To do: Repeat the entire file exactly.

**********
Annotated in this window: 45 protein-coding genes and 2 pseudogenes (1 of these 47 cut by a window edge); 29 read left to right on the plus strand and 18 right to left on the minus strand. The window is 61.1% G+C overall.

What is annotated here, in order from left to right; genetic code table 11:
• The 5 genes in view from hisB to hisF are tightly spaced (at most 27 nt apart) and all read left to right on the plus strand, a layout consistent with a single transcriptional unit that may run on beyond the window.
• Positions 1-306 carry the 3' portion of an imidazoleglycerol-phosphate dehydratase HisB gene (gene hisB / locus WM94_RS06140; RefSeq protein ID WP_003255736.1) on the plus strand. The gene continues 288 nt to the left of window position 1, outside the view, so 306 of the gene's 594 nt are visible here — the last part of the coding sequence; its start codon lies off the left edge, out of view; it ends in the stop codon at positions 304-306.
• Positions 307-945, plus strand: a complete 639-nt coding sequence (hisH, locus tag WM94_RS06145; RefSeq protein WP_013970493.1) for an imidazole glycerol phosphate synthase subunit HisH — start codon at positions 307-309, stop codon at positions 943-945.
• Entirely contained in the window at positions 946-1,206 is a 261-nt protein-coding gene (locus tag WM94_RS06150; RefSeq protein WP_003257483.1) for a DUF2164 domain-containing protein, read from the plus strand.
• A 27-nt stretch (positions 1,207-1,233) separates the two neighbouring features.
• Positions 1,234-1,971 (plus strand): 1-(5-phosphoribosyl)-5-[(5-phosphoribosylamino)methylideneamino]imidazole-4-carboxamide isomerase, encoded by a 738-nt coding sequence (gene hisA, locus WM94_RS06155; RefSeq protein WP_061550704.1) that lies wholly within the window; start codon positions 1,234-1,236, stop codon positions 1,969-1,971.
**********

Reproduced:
Annotated in this window: 45 protein-coding genes and 2 pseudogenes (1 of these 47 cut by a window edge); 29 read left to right on the plus strand and 18 right to left on the minus strand. The window is 61.1% G+C overall.

What is annotated here, in order from left to right; genetic code table 11:
• The 5 genes in view from hisB to hisF are tightly spaced (at most 27 nt apart) and all read left to right on the plus strand, a layout consistent with a single transcriptional unit that may run on beyond the window.
• Positions 1-306 carry the 3' portion of an imidazoleglycerol-phosphate dehydratase HisB gene (gene hisB / locus WM94_RS06140; RefSeq protein ID WP_003255736.1) on the plus strand. The gene continues 288 nt to the left of window position 1, outside the view, so 306 of the gene's 594 nt are visible here — the last part of the coding sequence; its start codon lies off the left edge, out of view; it ends in the stop codon at positions 304-306.
• Positions 307-945, plus strand: a complete 639-nt coding sequence (hisH, locus tag WM94_RS06145; RefSeq protein WP_013970493.1) for an imidazole glycerol phosphate synthase subunit HisH — start codon at positions 307-309, stop codon at positions 943-945.
• Entirely contained in the window at positions 946-1,206 is a 261-nt protein-coding gene (locus tag WM94_RS06150; RefSeq protein WP_003257483.1) for a DUF2164 domain-containing protein, read from the plus strand.
• A 27-nt stretch (positions 1,207-1,233) separates the two neighbouring features.
• Positions 1,234-1,971 (plus strand): 1-(5-phosphoribosyl)-5-[(5-phosphoribosylamino)methylideneamino]imidazole-4-carboxamide isomerase, encoded by a 738-nt coding sequence (gene hisA, locus WM94_RS06155; RefSeq protein WP_061550704.1) that lies wholly within the window; start codon positions 1,234-1,236, stop codon positions 1,969-1,971.